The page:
The water under the fall is not even knee deep (and, irritatingly, I still had rando holding onto me), so I wasn't overly worried about drowning, but the sheer power of the waterfall inspires a healthy amount of respect.

A huge colony of fruit bats lives on the cliff face next to the fall, and one of the first things I saw when I shook the water out of my eyes was that an enormous cloud of them had taken off and was circling over the clearing, probably disturbed by the music. Pretty cool looking.

That night I had the rare opportunity to sit and hang out with my friends. We rarely stay out past 7 in Aflao, so it was nice to be able to sit outside at the Lodge and visit without any time restrictions.
I love this group of girls. Between the 5 of us we represent 4 different countries, and only 2 of us speak English as our first language, so conversation is always interesting!
This trip in particular, we kept mishearing each other all over the place.

"I need the banana money."
"Banana monkey?"

"Where's the bug spray?"
"What butter spray?"

"My mom sent me chocolate milk in my package!"

My favorite was Laura though, who kept inexplicably saying "Cake" in places where it not only made no sense, but there wasn't any word that even sounded remotely like cake.
Like, "We climbed the cake" instead of mountain.
So now whenever one of us mispeaks or can't remember a word, the others helpfully supply, "CAKE!"

We also have the best system of loaning money. People always make us pay as a group, and you can rarely get more than 5 cedis in change, so we have to get pretty creative.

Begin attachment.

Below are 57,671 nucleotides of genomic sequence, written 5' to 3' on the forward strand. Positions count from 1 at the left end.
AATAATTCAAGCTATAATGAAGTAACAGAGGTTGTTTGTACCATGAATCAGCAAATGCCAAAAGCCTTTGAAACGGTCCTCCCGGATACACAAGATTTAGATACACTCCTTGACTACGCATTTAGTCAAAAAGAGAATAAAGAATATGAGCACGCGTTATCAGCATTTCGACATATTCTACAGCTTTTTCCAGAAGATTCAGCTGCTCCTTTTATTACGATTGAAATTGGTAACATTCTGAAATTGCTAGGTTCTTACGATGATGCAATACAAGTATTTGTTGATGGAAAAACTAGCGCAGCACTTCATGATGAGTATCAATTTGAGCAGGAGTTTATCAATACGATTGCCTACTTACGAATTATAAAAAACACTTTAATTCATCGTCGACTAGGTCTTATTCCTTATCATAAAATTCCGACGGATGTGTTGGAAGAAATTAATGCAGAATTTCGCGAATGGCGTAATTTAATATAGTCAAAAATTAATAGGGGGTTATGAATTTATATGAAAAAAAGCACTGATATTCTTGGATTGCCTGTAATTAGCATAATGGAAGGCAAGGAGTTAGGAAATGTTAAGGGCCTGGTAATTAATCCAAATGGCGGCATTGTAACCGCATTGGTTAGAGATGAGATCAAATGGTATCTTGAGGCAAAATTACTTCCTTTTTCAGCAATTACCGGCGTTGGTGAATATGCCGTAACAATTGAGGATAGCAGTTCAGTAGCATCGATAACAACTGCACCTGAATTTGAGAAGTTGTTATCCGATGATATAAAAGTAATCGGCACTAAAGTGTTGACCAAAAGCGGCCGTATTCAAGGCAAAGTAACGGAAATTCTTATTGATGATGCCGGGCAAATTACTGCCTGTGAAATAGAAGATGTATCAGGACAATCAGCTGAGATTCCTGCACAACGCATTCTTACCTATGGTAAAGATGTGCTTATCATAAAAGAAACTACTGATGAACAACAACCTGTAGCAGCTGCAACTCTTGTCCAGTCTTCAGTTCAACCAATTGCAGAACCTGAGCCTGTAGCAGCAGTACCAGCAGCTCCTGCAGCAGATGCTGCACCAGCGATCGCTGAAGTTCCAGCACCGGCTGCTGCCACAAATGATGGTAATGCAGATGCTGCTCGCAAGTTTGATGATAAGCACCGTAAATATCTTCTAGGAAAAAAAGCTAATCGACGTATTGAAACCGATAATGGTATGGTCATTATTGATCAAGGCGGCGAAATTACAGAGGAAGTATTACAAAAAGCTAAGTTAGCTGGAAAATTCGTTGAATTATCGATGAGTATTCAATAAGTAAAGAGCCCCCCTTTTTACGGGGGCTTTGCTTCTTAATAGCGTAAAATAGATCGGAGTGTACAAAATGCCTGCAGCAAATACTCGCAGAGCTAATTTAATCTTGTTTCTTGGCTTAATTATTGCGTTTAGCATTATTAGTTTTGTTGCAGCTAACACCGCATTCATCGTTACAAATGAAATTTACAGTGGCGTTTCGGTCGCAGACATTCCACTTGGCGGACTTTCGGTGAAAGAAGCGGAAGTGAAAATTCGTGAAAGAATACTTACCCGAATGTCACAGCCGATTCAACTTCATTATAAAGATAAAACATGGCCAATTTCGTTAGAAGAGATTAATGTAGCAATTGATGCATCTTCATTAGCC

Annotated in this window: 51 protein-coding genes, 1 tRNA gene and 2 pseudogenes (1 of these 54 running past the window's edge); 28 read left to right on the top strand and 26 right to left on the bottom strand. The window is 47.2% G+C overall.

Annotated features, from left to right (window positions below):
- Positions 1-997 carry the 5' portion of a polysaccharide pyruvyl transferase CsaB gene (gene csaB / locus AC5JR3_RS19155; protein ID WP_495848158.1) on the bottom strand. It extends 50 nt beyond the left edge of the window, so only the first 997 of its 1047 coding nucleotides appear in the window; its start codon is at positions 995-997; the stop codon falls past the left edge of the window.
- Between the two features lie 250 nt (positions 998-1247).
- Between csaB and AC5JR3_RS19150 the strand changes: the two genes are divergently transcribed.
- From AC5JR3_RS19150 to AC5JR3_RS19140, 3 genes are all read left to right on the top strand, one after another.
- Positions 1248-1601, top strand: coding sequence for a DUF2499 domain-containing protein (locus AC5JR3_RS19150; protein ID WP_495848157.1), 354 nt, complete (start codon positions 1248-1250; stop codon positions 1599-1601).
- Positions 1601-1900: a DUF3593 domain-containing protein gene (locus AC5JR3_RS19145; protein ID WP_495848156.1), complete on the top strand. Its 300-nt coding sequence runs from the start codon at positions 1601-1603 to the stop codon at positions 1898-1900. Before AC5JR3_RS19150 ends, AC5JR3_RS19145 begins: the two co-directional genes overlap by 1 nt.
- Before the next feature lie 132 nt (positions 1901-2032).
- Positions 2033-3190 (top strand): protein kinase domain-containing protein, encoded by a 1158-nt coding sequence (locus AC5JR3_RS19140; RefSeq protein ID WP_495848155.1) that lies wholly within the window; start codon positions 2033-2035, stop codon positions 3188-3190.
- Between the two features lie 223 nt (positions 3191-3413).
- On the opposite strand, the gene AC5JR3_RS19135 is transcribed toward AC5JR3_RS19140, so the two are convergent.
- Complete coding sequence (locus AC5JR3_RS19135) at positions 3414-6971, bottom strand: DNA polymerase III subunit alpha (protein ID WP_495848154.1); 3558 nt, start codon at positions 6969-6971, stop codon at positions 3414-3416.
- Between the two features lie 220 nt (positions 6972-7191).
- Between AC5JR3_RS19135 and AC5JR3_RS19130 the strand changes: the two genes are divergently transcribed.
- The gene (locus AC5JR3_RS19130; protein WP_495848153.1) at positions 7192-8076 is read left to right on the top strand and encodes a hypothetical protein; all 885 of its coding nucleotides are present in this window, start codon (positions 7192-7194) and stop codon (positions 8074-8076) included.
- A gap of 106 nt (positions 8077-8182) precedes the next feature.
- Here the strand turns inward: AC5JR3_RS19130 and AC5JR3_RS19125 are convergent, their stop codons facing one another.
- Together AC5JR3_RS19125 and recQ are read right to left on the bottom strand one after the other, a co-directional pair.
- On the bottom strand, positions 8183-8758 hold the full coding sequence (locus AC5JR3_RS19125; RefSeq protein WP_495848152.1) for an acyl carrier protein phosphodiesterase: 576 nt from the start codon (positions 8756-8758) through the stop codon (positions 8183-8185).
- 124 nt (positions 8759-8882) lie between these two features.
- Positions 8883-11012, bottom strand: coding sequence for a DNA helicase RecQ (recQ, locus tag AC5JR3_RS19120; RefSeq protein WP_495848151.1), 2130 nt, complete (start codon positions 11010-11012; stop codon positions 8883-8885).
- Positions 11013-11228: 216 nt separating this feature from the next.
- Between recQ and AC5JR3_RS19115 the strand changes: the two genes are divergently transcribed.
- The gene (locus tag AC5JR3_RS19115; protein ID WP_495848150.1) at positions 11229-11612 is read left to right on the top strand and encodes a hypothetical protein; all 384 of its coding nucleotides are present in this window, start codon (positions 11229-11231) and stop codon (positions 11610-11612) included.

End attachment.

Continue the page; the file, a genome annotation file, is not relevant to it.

Julia owes Laura 5 from the tro-tro, but Laura owes Lula 3 from dinner, so in the end Julia owes Lula 3, but they all owe me 6 from the waterfall tickets, except I owe Karina 12 for the hotel room, so they have to partially pay her instead...
It gets pretty hilariously confusing, but we haven't made a mistake yet!

We went to the upper fall the next day, which was the hike I was referring to.
Two hours of literally crawling up the mountain. The trail was so steep I had to pull myself up using roots and tree trunks and rocks. Every 100 yards or so my muscles would start shaking so bad I had to sit down. I was also sweating so much I began to wonder where my beer gut and 3 day stubble was...The air is so humid none of it evaporates, so everyone was just dripping.
After that we had a 30 minute descent to the base of the fall, which was less physically strenuous but equally challenging in it's own way becuase you had to watch every single step. I placed each foot very deliberately to avoid tumbling head-over-heels down the same kind of treacherously steep path I'd just so painstakingly dragged myself up.
You might not believe this, but it was actually incredibly fun.
You're swaying where you stand and trying to look at the view through the black spots in your vision and every possible pore in your body is sweating and you're still having a blast.

And the waterfall was worth it.

It falls into a sort of natural basin formed by the sheer cliffs that surround it. The force of the water crashing down creates a wind that fills the basin, whipping back our soaked hair and forcing the plants into a perpetual bow.


The way back down was obviously the opposite from before- a 40 minute climb and a 90 minute descent.
We were as proud as Everest climbers when we finally reached the bottom.

I'd do it again any day!
Piece of...what's the word again? Oh yeah-